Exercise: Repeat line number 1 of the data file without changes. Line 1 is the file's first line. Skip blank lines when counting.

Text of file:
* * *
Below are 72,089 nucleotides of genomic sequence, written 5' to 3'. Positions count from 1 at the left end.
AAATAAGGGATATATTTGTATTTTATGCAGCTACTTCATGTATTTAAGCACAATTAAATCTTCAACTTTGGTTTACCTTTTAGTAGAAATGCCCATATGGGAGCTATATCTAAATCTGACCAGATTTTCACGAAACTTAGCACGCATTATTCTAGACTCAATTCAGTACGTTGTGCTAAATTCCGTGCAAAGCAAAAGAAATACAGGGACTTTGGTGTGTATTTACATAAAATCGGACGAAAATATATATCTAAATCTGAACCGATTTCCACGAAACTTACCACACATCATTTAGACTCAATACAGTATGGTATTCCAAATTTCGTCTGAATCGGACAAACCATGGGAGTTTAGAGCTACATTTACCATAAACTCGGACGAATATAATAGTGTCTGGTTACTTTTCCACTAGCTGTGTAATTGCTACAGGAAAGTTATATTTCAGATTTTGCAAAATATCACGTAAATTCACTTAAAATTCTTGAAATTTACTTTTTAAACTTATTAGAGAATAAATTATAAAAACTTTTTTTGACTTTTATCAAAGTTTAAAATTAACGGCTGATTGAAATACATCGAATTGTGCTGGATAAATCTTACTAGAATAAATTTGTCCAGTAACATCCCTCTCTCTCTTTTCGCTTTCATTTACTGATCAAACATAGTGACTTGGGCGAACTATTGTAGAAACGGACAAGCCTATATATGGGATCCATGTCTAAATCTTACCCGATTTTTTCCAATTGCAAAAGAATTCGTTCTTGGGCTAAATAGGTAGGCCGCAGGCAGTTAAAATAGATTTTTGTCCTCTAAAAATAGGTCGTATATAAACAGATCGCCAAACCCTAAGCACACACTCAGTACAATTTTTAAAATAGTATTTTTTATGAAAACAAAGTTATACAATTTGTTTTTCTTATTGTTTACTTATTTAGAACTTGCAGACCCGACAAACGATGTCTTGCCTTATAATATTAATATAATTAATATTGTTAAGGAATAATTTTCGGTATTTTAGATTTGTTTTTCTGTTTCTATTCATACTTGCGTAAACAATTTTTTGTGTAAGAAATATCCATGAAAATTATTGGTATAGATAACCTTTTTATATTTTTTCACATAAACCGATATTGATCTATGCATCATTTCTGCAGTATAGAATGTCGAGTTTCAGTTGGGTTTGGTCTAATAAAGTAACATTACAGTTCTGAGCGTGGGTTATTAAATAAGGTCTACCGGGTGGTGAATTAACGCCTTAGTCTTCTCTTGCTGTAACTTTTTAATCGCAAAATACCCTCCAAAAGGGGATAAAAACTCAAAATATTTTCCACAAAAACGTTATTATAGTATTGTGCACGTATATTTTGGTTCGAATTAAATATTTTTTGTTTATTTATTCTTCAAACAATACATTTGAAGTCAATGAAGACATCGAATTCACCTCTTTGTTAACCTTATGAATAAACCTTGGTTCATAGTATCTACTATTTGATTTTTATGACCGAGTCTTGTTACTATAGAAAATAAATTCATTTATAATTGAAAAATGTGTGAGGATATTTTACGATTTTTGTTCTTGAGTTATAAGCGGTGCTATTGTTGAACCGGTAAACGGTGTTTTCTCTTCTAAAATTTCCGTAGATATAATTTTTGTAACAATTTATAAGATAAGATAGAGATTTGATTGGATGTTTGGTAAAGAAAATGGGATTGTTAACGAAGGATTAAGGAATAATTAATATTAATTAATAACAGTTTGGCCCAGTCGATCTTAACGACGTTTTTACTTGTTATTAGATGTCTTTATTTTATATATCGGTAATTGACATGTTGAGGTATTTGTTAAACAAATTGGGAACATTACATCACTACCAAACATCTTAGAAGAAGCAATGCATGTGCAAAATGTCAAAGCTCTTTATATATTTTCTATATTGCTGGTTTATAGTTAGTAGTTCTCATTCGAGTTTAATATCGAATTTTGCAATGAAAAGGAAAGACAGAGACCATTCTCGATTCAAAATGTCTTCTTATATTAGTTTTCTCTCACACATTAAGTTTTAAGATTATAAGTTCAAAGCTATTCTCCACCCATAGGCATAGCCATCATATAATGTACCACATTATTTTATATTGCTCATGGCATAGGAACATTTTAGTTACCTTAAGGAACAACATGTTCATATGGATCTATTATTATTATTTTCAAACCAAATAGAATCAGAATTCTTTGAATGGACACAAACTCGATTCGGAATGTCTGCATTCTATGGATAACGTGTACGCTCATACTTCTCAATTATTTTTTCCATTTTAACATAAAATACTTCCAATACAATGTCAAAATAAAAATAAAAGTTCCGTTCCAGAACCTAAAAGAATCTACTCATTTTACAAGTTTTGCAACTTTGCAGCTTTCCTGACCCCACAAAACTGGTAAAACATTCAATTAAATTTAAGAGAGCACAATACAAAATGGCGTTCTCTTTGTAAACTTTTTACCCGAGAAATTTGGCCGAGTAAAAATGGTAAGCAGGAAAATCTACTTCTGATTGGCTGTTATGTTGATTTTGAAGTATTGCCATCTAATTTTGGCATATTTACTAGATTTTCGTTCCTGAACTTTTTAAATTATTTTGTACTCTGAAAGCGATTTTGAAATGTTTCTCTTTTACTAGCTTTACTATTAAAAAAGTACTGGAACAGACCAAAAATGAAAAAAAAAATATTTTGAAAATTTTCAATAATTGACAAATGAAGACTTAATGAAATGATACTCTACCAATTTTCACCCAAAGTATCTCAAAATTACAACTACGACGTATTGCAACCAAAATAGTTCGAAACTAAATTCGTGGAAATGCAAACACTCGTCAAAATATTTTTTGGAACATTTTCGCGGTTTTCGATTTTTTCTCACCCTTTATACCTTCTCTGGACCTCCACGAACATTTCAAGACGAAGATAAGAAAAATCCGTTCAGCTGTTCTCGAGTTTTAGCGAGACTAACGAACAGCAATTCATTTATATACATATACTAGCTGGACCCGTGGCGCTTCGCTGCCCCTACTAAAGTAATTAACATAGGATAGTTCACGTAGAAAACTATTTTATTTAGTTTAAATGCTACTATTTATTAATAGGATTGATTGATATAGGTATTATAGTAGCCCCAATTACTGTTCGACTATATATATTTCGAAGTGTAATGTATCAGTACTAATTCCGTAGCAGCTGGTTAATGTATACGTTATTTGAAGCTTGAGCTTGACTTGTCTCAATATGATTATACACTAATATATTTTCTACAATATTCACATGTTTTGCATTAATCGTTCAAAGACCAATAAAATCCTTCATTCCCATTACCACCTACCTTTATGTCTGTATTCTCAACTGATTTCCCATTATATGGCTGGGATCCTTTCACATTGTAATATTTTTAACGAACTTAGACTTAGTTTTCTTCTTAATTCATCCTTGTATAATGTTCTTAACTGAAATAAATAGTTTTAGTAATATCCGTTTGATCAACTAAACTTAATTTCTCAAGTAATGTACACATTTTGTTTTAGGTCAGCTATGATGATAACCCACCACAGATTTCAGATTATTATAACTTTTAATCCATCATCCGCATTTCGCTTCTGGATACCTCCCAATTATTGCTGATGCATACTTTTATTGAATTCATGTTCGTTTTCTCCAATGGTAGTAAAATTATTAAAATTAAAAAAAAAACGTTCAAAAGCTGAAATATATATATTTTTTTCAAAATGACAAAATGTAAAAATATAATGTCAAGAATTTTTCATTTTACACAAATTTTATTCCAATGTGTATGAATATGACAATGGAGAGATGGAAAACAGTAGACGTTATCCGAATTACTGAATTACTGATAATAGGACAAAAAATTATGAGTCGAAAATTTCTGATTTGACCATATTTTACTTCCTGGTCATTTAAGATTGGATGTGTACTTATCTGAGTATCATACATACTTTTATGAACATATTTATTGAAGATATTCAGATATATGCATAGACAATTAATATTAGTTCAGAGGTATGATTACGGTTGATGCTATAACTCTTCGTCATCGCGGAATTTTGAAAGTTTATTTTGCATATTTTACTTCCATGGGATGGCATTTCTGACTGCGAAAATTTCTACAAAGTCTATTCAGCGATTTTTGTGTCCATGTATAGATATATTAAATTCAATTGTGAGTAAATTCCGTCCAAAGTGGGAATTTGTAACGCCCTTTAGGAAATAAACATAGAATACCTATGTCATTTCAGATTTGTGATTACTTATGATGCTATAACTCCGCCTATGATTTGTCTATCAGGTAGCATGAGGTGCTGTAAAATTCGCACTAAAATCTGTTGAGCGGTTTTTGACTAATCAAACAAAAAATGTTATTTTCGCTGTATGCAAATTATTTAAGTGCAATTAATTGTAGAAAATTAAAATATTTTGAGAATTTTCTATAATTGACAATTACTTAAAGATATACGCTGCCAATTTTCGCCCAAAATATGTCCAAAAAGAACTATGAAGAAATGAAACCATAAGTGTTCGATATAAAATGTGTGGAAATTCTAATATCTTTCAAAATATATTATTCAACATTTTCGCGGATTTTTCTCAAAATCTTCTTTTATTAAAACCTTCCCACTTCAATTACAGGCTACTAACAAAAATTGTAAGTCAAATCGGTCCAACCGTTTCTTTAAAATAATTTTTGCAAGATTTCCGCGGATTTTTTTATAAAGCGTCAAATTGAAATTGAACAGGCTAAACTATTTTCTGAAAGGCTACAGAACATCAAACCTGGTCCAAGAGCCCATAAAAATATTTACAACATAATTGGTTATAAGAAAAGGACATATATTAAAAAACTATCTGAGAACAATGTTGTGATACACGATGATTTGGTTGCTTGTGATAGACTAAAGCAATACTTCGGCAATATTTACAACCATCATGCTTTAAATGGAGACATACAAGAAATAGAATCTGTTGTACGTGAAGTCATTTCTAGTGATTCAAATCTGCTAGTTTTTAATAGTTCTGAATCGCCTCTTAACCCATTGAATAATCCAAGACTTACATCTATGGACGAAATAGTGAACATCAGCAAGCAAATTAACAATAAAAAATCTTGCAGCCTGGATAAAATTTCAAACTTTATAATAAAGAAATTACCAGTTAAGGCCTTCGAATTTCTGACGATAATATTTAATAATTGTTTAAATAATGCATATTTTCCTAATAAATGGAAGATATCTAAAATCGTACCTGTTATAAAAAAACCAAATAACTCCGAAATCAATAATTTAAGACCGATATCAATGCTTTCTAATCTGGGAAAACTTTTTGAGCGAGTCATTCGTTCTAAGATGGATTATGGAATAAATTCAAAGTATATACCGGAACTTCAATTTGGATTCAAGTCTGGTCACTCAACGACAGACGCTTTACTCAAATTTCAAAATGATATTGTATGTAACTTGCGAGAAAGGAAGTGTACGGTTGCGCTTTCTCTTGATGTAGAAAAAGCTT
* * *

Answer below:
Below are 72,089 nucleotides of genomic sequence, written 5' to 3'. Positions count from 1 at the left end.